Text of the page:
"I probably (would have played), but since we were in the hunt for a high draft pick, of course things are different," Gomes said. "I understand that. Hopefully things get better. Now that we clinched at least having the second-most balls in the lottery, the last three games we'll see what happens. We'll see if we can go out and finish some games."

2002-03 Cleveland Cavaliers

Did the 2002-03 Cavs tank to get LeBron James?

At the time, many assumed they did. John Lucas, who coached the team from 2001 to 2003, admitted somewhat bitterly that he went along with the apparent conspiracy: "They trade all our guys away and we go real young, and the goal was to get LeBron and also to sell the team," Lucas told AOL FanHouse in 2010. "You can't fault the Cavaliers for wanting to get LeBron. It was hard to get free agents to come there."

Lucas pointed out that before the 2002-03 season, Cavs management traded their three leading scorers and received almost nothing of value in return. Of course, Gordon Gund, the Cavs’ owner at the time, denied Lucas’ claims that the Cavs were tanking to get LeBron, the local hero.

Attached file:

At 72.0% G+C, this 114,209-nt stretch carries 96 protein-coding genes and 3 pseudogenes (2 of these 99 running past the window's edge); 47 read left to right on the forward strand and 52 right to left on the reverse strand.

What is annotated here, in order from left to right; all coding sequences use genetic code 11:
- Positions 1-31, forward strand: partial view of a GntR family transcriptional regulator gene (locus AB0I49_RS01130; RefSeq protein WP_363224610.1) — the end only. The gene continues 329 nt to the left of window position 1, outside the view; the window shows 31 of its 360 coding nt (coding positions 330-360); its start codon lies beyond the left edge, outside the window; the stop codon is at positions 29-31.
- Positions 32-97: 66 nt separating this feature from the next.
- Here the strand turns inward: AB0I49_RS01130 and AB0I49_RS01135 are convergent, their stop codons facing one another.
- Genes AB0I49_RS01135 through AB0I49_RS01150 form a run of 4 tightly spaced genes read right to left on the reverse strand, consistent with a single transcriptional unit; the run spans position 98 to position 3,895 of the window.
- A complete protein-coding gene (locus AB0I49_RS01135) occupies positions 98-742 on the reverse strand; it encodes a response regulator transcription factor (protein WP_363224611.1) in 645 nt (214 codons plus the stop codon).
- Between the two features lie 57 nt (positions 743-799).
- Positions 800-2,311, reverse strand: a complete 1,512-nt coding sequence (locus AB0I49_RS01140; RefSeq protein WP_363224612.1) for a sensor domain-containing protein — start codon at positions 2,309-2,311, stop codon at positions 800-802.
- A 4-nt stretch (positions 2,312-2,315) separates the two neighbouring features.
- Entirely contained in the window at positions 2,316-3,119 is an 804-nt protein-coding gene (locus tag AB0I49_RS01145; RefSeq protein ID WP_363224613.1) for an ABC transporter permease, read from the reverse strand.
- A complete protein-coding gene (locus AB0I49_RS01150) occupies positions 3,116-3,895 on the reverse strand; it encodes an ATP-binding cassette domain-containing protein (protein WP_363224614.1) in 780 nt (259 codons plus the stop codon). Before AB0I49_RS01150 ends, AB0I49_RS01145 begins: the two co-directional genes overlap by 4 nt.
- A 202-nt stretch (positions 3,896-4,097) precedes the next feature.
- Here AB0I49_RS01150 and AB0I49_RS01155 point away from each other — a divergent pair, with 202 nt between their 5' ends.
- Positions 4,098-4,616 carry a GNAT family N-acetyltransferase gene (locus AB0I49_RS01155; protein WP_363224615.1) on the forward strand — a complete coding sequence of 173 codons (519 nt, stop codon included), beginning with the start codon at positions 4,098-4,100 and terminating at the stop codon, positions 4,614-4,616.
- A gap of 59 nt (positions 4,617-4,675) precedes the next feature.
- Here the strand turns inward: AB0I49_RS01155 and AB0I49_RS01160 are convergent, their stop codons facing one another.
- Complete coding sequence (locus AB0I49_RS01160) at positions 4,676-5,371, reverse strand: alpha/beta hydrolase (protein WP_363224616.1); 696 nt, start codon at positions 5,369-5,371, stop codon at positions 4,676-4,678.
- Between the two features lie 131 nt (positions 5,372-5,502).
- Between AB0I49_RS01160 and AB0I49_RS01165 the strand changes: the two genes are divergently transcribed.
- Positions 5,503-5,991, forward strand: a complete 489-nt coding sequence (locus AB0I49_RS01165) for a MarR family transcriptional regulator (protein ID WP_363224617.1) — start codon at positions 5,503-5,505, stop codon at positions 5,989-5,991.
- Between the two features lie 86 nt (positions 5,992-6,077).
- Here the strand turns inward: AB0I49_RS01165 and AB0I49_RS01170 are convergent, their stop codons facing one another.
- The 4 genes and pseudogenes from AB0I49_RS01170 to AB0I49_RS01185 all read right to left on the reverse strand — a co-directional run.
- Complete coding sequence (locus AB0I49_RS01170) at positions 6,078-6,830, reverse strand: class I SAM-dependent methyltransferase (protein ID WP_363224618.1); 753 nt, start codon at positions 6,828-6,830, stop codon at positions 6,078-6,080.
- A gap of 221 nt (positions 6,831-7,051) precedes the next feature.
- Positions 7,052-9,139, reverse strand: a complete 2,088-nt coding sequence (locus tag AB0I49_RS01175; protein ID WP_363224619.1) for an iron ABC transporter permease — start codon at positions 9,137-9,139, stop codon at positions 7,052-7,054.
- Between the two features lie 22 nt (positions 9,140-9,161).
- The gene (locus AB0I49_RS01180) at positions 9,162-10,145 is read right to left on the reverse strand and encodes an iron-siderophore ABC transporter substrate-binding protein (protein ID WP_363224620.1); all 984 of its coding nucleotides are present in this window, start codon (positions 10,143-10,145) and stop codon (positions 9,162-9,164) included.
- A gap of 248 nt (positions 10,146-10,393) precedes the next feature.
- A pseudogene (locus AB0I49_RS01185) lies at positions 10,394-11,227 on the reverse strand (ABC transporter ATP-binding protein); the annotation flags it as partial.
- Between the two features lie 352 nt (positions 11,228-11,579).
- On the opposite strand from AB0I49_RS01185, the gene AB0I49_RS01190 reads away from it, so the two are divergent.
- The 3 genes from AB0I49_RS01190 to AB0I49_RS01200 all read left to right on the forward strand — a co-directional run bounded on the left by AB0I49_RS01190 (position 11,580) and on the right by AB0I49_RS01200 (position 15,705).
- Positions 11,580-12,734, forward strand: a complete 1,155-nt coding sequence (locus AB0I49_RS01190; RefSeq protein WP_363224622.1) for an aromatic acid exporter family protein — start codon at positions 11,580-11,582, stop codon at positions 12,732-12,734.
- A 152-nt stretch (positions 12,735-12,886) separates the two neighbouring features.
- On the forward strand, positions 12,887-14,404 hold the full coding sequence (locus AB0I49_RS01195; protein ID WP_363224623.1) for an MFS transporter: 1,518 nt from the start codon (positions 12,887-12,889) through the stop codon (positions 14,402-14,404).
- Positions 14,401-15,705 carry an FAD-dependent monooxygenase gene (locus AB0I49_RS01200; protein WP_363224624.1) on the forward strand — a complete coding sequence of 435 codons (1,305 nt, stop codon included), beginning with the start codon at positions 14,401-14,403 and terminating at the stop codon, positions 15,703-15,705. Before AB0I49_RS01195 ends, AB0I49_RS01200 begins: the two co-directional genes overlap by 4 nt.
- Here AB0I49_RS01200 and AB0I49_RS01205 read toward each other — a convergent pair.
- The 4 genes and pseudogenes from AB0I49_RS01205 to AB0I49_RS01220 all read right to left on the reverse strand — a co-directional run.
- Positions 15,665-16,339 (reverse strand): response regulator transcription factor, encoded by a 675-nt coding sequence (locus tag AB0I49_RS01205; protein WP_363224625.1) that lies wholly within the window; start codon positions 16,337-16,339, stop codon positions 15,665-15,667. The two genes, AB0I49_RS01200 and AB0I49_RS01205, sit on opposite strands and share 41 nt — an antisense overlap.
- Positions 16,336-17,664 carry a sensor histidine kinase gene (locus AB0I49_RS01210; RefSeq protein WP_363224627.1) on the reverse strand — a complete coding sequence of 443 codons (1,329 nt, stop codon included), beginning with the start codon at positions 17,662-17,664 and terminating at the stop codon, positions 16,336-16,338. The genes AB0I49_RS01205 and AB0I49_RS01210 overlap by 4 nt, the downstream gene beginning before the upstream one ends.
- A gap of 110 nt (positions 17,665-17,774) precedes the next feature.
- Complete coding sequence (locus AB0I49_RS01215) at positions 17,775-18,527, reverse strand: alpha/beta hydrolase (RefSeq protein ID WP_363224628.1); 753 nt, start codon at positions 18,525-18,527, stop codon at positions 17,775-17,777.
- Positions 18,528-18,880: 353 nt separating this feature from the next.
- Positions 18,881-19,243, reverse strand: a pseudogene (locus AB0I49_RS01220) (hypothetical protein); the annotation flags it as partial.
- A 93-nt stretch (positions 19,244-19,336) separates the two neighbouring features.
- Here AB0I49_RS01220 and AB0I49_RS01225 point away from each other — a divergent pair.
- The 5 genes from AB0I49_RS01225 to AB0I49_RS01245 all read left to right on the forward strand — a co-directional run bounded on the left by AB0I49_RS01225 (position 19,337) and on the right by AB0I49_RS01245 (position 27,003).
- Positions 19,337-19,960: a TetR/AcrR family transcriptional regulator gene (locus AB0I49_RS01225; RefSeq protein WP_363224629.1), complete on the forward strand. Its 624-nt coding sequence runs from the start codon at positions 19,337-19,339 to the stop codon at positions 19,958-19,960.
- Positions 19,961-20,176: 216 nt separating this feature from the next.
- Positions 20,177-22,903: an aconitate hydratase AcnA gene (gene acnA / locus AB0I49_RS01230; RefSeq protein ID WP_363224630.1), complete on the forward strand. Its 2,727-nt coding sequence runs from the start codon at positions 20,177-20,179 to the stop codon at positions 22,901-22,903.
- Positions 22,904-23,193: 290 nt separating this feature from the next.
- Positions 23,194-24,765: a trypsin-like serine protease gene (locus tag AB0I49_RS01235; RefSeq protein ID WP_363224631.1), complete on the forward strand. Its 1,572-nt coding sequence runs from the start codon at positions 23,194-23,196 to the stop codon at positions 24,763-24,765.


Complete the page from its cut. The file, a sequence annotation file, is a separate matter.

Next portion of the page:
Ricky Davis was one of the beneficiaries of the Cavs’ questionable moves -- in 2002-03, after several key teammates had been traded away, he led Cleveland by far in minutes, field goal attempts, scoring, assists and steals.

Yet he, too, told AOL Fanhouse that the Cavs were losing on purpose: "It was tough on [Lucas]. They were forcing him to lose and I know it's nothing he wanted to do. It's just the position he was forced in. But it's tough. ... It worked, whatever they did [to get James] so it's hard to knock them. They got what they wanted. But it was hard on Luke."

2005-06 Phoenix Suns

In 2006, the Phoenix Suns gave the Los Angeles Lakers an easy win late in the regular season to try to assure a matchup with the Lakers in the postseason, according to Jack McCallum in “Seven Seconds or Less.” McCallum was a Sports Illustrated writer who spent the 2005-06 season as an unofficial “assistant coach” for the Suns, and he provided this insight on how the coaching staff manipulated the standings:

The Suns believe that the Lakers' transition defense is close to nonexistent and will provide an open highway for the Nash-led fast break, so this was the matchup they wanted. [Suns coach Mike] D'Antoni couldn't precisely orchestrate it -- not in an eighty-two-game season -- but the coach had benched [Steve] Nash and Raja Bell for that late-season game, all but assuring a Laker win that would help them beat out the Sacramento Kings, who were in eighth place.

The Suns' scheme almost backfired, as the Lakers took a 3-1 lead in the series and nearly closed Phoenix out before the Suns famously rallied to take three straight and advance.

2005-06 Minnesota Timberwolves